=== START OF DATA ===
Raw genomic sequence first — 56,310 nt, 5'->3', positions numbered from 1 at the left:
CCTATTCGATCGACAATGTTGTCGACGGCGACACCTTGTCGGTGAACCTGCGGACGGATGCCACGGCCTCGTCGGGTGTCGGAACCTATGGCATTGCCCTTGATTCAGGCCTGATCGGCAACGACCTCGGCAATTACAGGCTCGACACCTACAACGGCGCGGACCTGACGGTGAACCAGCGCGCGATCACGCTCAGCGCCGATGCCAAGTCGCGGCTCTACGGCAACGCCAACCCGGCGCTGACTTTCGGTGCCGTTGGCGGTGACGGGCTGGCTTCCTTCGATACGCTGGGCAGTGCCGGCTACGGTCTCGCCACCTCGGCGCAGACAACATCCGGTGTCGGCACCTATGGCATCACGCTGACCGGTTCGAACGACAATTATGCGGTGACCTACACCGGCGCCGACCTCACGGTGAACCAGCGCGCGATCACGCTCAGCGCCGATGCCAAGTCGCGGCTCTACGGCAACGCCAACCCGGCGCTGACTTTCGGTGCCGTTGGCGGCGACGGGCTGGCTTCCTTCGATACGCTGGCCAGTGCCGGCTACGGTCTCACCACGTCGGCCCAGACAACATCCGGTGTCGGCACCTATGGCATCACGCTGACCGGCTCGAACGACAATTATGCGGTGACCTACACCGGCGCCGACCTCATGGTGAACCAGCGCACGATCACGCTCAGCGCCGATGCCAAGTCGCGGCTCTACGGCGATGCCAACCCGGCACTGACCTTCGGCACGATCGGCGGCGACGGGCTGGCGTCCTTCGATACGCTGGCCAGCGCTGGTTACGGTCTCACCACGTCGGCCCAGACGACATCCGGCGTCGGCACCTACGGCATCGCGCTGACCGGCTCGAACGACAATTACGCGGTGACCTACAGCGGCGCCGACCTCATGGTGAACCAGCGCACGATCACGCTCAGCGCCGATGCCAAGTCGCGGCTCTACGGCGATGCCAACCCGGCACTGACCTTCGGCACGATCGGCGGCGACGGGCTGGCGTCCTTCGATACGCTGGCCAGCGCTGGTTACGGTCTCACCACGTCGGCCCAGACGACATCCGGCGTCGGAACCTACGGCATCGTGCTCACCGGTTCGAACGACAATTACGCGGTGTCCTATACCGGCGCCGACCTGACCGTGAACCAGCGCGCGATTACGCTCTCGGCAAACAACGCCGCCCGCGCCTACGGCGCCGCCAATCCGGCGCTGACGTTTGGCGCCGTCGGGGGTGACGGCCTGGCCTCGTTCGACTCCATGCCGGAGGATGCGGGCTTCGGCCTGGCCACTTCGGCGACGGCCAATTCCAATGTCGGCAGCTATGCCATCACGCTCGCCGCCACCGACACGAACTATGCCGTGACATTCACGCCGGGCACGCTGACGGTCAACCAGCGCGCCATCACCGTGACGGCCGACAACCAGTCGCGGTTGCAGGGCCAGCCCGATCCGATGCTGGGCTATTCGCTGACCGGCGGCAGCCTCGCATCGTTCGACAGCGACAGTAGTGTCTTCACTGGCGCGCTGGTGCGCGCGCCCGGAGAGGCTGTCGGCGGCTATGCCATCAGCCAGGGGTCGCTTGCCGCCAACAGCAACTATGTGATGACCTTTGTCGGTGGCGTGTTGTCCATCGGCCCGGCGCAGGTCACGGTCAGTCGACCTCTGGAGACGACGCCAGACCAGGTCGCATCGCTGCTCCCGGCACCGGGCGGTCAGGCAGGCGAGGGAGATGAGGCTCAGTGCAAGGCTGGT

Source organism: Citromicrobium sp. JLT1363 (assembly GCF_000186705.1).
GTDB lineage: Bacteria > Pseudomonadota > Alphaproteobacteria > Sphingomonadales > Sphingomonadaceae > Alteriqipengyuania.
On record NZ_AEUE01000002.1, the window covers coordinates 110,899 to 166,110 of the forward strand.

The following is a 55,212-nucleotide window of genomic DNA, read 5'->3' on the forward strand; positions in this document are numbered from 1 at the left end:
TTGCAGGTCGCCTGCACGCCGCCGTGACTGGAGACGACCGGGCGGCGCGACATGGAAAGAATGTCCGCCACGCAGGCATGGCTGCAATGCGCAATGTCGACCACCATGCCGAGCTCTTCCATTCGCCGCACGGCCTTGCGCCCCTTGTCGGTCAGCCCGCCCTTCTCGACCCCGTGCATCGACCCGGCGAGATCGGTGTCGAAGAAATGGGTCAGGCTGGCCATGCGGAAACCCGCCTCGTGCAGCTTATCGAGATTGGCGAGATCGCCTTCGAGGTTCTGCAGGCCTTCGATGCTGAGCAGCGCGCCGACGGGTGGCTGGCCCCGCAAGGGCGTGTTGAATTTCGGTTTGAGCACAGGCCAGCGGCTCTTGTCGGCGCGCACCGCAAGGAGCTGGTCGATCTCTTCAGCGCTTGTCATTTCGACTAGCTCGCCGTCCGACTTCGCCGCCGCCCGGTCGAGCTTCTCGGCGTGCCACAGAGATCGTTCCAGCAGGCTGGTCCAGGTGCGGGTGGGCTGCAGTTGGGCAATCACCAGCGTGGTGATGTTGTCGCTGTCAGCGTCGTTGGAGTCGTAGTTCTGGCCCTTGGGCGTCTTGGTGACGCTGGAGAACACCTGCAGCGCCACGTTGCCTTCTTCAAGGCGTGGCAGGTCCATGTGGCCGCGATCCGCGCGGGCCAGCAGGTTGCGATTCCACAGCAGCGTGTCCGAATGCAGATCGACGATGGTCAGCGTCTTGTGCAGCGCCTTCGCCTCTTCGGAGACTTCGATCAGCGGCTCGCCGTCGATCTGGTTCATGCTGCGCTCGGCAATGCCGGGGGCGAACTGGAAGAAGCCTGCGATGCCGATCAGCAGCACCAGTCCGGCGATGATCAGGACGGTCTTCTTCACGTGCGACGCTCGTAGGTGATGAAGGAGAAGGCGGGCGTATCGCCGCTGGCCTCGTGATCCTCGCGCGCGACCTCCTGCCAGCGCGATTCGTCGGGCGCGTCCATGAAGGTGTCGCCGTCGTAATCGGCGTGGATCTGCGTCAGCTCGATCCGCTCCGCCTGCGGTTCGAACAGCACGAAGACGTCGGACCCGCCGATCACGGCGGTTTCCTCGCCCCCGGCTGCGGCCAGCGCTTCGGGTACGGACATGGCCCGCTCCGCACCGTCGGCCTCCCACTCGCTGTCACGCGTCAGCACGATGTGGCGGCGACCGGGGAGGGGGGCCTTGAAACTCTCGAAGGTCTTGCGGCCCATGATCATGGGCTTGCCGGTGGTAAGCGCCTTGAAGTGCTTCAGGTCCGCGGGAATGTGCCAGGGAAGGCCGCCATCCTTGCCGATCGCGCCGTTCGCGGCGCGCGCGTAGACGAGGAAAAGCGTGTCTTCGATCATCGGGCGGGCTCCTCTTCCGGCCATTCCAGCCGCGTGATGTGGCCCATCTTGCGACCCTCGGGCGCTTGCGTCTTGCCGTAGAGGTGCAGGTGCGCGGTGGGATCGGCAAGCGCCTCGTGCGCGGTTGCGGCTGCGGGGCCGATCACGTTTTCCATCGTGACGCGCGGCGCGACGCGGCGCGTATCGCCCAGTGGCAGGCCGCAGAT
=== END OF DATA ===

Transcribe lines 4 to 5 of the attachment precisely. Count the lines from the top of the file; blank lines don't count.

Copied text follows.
GTDB lineage: Bacteria > Pseudomonadota > Alphaproteobacteria > Sphingomonadales > Sphingomonadaceae > Alteriqipengyuania.
On record NZ_AEUE01000002.1, the window covers coordinates 110,899 to 166,110 of the forward strand.